Boarding a flight from Cape Town to Johannesburg, and then a very small propeller plane from Jo’burg to Mthatha, I became increasingly nervous. Having been in touch with a voluntary organisation in South Africa which records gravestones, they had advised that no grave was known in Mthatha, but of more concern, that the town would be dangerous to visit alone as a white person.
My itinerary allowed me only 24 hours in town. Any attempts to contact the municipal offices had failed, with phones just ringing off the hook. I had booked a room in the only hotel I could find…and that was all I had to work with.
Speaking to the Hotel clerk the day before, I had a telephone number of a local cab driver who was trusted by the hotel staff. He picked me up at the tiny airport building. He was to be my guide and saviour over the next 24 hours.
On the way into the town (as we travelled through sprawling wicker hut encampments on each side of the road) I tried to find out as much as I could about the environment. Telling my story, Sibongiseni, my driver, cheerfully told me about his life as a cab-driver, trying to support his family. Our interests aligned – hiring him for 24 hours would give me a chance to get about the town, probably safely, and with some local knowledge. In return, I would pay my new friend a decent sum which would no doubt be very welcome. Dropping me off at the Hotel (where I was effectively imprisoned, being told that it was far too dangerous to go out alone), we agreed that he would pick me up the next morning.
Right on time, his smart VW taxi-van pulled up outside the hotel. First stop was to be Mthatha cathedral – to see if any burial records were to be found. Very soon I was speaking to the Bishop of the diocese, who confessed that any records they might have would be hard to find and probably incomplete. He advised going to the Municipal offices where cemetery records might still exist. By good fortune, Sibongiseni had a niece who worked there. Driving across Mthatha he tooted his horn constantly, waving to people he knew and shouting animatedly out of the driver’s window in his native isiXohsa – I had managed to team up with one of the most connected people in town.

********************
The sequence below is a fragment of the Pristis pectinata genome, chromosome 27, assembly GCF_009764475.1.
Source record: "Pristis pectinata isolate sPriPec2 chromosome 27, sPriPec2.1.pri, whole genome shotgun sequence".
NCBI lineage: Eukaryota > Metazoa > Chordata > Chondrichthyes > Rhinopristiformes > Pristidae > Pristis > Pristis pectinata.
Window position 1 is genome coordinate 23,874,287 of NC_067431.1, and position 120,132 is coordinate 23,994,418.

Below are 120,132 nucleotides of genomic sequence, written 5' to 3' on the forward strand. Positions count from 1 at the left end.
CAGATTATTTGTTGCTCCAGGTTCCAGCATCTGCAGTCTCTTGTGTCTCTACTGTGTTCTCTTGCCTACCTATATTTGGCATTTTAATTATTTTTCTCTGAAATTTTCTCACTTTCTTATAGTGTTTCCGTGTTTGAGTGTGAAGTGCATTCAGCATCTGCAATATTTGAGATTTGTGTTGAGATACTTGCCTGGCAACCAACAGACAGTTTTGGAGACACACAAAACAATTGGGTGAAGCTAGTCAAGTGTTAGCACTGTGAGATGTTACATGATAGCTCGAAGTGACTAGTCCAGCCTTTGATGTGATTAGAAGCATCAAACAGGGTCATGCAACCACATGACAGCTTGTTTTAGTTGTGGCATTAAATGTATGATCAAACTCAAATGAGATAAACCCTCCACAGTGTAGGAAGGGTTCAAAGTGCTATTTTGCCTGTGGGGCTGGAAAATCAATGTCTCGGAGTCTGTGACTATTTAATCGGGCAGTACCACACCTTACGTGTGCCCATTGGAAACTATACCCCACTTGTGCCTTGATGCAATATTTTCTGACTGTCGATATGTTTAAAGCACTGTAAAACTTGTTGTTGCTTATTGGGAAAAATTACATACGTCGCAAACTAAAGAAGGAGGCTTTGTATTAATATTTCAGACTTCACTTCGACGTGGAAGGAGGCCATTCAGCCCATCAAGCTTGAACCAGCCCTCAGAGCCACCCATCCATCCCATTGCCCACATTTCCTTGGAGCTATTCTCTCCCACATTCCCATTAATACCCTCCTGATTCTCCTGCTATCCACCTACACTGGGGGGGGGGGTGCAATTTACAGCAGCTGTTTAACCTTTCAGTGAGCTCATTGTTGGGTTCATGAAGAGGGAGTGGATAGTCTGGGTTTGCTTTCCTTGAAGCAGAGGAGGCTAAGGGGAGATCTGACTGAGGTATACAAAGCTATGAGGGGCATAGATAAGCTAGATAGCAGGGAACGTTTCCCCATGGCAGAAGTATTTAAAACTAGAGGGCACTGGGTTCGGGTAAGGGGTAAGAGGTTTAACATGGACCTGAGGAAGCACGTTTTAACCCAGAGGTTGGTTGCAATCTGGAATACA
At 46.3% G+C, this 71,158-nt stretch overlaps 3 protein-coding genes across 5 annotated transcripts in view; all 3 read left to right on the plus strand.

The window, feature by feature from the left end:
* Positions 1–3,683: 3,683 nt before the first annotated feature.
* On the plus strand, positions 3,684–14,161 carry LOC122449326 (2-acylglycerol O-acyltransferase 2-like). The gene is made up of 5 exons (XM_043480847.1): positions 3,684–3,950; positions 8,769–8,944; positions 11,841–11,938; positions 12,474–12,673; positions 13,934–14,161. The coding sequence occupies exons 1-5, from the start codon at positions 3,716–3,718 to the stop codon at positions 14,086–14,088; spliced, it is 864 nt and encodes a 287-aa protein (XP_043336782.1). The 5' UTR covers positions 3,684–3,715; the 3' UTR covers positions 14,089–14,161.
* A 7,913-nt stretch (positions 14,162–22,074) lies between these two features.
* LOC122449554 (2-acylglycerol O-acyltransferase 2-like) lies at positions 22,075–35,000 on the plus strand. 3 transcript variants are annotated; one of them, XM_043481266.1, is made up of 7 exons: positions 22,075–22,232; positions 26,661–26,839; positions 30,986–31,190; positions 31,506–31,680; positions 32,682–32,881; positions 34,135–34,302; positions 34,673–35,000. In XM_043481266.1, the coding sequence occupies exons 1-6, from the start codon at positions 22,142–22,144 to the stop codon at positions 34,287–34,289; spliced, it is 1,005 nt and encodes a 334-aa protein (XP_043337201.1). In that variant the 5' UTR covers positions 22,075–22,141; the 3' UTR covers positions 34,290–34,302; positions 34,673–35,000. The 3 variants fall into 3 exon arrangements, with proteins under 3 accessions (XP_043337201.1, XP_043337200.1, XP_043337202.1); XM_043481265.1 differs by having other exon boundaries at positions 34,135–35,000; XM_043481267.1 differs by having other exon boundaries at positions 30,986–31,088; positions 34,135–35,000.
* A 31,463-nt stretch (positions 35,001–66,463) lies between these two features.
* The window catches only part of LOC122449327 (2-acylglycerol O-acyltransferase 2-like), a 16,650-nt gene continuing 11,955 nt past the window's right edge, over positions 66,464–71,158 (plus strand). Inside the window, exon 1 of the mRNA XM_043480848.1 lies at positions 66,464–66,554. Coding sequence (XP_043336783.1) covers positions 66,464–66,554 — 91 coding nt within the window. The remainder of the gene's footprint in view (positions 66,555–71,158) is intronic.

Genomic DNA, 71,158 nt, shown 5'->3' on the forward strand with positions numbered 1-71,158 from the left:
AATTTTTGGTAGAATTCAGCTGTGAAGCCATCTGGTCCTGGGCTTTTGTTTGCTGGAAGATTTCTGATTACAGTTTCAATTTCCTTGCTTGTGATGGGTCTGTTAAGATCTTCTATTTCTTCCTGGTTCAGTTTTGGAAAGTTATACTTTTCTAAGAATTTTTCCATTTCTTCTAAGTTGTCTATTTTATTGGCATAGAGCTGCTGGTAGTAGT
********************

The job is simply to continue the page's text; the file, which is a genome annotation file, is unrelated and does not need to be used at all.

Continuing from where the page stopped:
Arriving at the bustling Municipal offices, we quickly found ourselves in a tiny office where a town official was happy to see me. He was responsible for the Municipal parks, which included the cemeteries. I told him my story and he offered to help. When I explained that I was booked on a flight to Jo’burg at 4pm that day, he laughed…South African administration does not move quickly. Giving me a warm, toothy smile, he nonetheless said he’d do what he could. Within 5 minutes a dusty ledger book was open on his desk. Turning to the page for 1927, the burial record for Herbert Hayward Budd was quickly located. I couldn’t believe my luck. But with the good news came bad. Although the location of the grave was set out, he explained that the ‘white graves’ from the period were in a very overgrown and untended part of the cemetery. Only one person knew his way around the graves – him. He had a day full of meetings, but he would meet me at 2pm and we would go over to the site together. Returning to my hotel to wait the 3 hours until our next meeting, my heart was in my mouth. We were so close, but I had only one hour from the time we would all meet again to find the site before I had to leave for the airport.